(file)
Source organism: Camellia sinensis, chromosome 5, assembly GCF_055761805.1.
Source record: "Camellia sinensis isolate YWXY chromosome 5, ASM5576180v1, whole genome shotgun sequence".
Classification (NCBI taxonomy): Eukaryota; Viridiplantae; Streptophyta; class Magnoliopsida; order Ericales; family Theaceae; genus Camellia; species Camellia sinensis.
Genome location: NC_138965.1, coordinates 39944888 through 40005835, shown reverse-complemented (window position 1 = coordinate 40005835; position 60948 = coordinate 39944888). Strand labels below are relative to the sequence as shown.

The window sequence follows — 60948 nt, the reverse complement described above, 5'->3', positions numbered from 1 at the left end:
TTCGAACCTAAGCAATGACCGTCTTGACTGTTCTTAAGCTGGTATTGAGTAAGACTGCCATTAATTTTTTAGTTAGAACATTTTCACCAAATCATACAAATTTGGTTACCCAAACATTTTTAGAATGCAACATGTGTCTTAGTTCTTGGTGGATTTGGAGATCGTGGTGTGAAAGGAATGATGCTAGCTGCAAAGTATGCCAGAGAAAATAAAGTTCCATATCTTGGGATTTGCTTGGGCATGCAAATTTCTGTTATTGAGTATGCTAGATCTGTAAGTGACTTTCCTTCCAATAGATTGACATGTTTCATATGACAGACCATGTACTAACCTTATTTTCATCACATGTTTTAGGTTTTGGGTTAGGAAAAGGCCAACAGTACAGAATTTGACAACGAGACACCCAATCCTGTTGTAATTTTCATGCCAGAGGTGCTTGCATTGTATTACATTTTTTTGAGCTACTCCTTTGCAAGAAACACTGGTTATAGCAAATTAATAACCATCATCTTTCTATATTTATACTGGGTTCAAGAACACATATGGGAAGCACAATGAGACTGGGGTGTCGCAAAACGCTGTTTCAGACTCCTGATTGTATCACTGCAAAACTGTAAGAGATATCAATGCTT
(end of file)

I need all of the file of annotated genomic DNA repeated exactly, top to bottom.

Source organism: Camellia sinensis, chromosome 5, assembly GCF_055761805.1.
Source record: "Camellia sinensis isolate YWXY chromosome 5, ASM5576180v1, whole genome shotgun sequence".
Classification (NCBI taxonomy): Eukaryota; Viridiplantae; Streptophyta; class Magnoliopsida; order Ericales; family Theaceae; genus Camellia; species Camellia sinensis.
Genome location: NC_138965.1, coordinates 39944888 through 40005835, shown reverse-complemented (window position 1 = coordinate 40005835; position 60948 = coordinate 39944888). Strand labels below are relative to the sequence as shown.

The window sequence follows — 60948 nt, the reverse complement described above, 5'->3', positions numbered from 1 at the left end:
TTCGAACCTAAGCAATGACCGTCTTGACTGTTCTTAAGCTGGTATTGAGTAAGACTGCCATTAATTTTTTAGTTAGAACATTTTCACCAAATCATACAAATTTGGTTACCCAAACATTTTTAGAATGCAACATGTGTCTTAGTTCTTGGTGGATTTGGAGATCGTGGTGTGAAAGGAATGATGCTAGCTGCAAAGTATGCCAGAGAAAATAAAGTTCCATATCTTGGGATTTGCTTGGGCATGCAAATTTCTGTTATTGAGTATGCTAGATCTGTAAGTGACTTTCCTTCCAATAGATTGACATGTTTCATATGACAGACCATGTACTAACCTTATTTTCATCACATGTTTTAGGTTTTGGGTTAGGAAAAGGCCAACAGTACAGAATTTGACAACGAGACACCCAATCCTGTTGTAATTTTCATGCCAGAGGTGCTTGCATTGTATTACATTTTTTTGAGCTACTCCTTTGCAAGAAACACTGGTTATAGCAAATTAATAACCATCATCTTTCTATATTTATACTGGGTTCAAGAACACATATGGGAAGCACAATGAGACTGGGGTGTCGCAAAACGCTGTTTCAGACTCCTGATTGTATCACTGCAAAACTGTAAGAGATATCAATGCTT